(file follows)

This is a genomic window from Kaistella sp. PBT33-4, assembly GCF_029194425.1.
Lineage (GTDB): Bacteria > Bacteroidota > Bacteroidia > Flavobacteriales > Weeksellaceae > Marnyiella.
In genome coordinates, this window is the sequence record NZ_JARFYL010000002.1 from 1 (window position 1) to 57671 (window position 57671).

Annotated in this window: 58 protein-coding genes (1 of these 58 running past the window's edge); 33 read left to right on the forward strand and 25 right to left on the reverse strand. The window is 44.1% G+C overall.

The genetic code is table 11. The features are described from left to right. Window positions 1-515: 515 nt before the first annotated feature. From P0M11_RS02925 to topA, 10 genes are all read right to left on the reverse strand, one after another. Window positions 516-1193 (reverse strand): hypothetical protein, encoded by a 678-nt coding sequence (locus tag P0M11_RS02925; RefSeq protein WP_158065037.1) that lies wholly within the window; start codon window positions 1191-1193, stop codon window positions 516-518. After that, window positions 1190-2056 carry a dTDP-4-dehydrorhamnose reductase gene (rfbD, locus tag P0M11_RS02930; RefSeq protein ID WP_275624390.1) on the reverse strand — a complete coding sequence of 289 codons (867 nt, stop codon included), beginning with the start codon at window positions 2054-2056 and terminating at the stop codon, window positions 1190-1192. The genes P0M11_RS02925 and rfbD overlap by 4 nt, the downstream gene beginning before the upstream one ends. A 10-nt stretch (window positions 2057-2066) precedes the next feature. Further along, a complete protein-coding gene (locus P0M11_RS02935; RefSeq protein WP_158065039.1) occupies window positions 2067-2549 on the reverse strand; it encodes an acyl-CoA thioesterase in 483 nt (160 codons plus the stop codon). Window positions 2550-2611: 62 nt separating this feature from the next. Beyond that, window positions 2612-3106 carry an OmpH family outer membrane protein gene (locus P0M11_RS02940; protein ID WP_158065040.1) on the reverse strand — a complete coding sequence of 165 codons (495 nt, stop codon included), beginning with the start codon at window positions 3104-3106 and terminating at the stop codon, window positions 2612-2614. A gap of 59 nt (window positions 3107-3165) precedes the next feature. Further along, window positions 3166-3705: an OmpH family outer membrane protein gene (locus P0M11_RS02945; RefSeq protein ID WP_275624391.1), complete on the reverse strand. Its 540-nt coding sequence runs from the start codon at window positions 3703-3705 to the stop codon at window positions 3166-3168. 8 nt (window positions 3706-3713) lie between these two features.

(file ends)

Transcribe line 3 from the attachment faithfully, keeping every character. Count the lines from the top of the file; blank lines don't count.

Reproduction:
In genome coordinates, this window is the sequence record NZ_JARFYL010000002.1 from 1 (window position 1) to 57671 (window position 57671).